Hakea spathulata (Benth.) R.M.Barker, J. Adelaide Bot. Gard. 13: 107 (1990)
Hakea auriculata var. spathulata Benth., Fl. Austral. 5: 510 (1870). T: Swan R., Western Australia, 1839, J.Drummond 1: 615; syn: B, BM, G, G-DC (microfiche seen), K, MEL, NY p.p., TCD.
Hakea sp. nov. aff. auriculata, in J.W.Wrigley & M.Fagg, Banksias, Waratahs & Grevilleas 411 (1988).
[Hakea attenuata auct. non R.Br.: C.D.F.Meisner, in J.G.C.Lehmann, Pl. Preiss. 1: 563 (1845); C.D.F.Meisner, in A.L.P.P. de Candolle, Prodr. 14: 406 (1856), both references at least as to Drummond coll. 1: 615 and Preiss 590.]
Several-stemmed dense shrub, 0.3–1 m tall, lignotuberous. Branchlets glabrous or with erect hairs. Leaves narrowly obovate to obovate, 2–6.5 cm long, 8–16 mm wide, attenuate, rarely auriculate, dentate, with teeth 0.7–7 mm long, glabrous, glaucous or not (lower leaves often brown); mucro 1.5–2 mm long.
Inflorescence usually in lower axils, occasionally within upper axils, with 6–14 flowers; involucre c. 2 mm long; rachis 2–3 mm long; pedicels 3–5.5 mm long, glaucous. Perianth 1.5–4.5 mm long, crimson or purplish with ?yellow limb, glaucous. Pistil 3.5–7.5 mm long.
Fruit obliquely ovate, 1.8–3 cm long, 1.3–2 cm wide, smooth with scattered or dense truncate prickles, glabrous or, more usually, pubescent. Seed 14–23 mm long; wing broadly down one side and narrowly down other, or encircling seed body.
Distribution and ecology
Occurs in sand heaths between Perth and Mt Lesueur in south-western Western Australia.
To plot an up to date distribution map based on herbarium collections for this species see Australia's Virtual Herbarium. Localities outside the native range may represent cultivated or naturalised records.
Derivation of name
From spathulata, latin for spatula-shaped i.e. the broad apex of the leaf tapering to the base.
Part of Section Hakea of Bentham (as Euhakea) and characterised by a non-conical pollen presenter, leaves without obvious venation, perianths with or without hairs and fruits with or without horns. Barker et al. (1999) recognised a number of informal morphological groups within the section.
The Prostrata group all share the characteristics of flat leaves with toothed margins, glabrous pedicel and perianth, oblique pollen presenter and non-woody, spiny, obscurely-horned, camouflaged fruits which are not retained for any length of time on the bushes.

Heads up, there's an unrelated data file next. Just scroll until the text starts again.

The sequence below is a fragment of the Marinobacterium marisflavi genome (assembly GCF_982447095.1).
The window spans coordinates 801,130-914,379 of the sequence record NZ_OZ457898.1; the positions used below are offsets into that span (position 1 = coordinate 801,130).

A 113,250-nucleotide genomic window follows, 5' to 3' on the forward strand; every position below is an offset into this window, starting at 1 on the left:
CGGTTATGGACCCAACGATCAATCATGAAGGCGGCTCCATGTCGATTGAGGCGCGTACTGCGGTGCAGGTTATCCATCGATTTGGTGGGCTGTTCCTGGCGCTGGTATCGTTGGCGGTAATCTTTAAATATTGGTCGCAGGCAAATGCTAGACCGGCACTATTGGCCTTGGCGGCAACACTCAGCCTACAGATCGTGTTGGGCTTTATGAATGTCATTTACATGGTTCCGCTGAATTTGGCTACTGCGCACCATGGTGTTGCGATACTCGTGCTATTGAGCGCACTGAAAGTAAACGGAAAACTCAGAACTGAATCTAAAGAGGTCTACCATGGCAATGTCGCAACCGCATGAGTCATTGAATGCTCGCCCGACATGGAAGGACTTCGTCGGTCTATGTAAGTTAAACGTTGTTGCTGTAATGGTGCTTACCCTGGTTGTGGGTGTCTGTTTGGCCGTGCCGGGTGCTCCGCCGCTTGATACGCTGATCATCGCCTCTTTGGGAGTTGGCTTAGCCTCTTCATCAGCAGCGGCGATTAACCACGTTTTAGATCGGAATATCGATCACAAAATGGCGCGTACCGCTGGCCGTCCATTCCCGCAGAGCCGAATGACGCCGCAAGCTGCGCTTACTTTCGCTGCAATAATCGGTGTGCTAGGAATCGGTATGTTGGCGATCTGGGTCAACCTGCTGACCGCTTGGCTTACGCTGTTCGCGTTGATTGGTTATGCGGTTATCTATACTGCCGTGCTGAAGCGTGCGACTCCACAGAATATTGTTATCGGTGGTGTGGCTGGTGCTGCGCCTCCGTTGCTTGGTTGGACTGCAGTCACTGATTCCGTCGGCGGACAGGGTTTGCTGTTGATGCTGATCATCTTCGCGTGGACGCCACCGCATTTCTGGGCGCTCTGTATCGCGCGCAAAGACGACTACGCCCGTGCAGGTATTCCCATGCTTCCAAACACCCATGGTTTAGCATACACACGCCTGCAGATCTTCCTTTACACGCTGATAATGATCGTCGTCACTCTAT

The majority of specimens of this taxa have a dense pubescence on the fruits similar to that on branchlets i.e. simple erect hairs. These fruits are often also quite densely covered with spines. On the other hand specimens from Mt Lesueur seem to have fruits which are glabrous, grey and somewhat shiny and more or less smooth; spines are either absent or very sparse. Leaves of these latter specimens are also more likely to be gradually narrowed to tbe base and toothed to the base, whereas the specimens from elsewhere are more likely to be entire in the basal two thirds and even slightly auriculate at the base. Further observations may indicate two taxa.
There is a possibility of floral differences because the pollen presenter colour has been nominated as green in the Mt Lesueur specimens and white in the rest, but this needs further observation.
Further investigation is also needed into the flower size since it seem to be much smaller in the Mt Lesueur collections.
Western Australia: Moora-Badgingarra, J.S.Beard 1859 (PERTH); source of Hill R., 23 Aug. 1948, C.A.Gardner s.n. (PERTH); 6 km W of Mt Lesueur, 17 June 1977, A.S.George 14600 (PERTH); Watheroo National Park, SW corner, R.D.Royce 9618 (PERTH); near Moore R., 2.5 km from intersection with Brand Hwy on road to Mogumber, A.Strid 20624 (PERTH).
Link to FloraBase treatment of this species for WA.
A photograph of this species can be seen on the Australian National Botanic Gardens site.
J.A..Young, Hakeas of Western Australia. A Field and Identification Guide 106 (2006).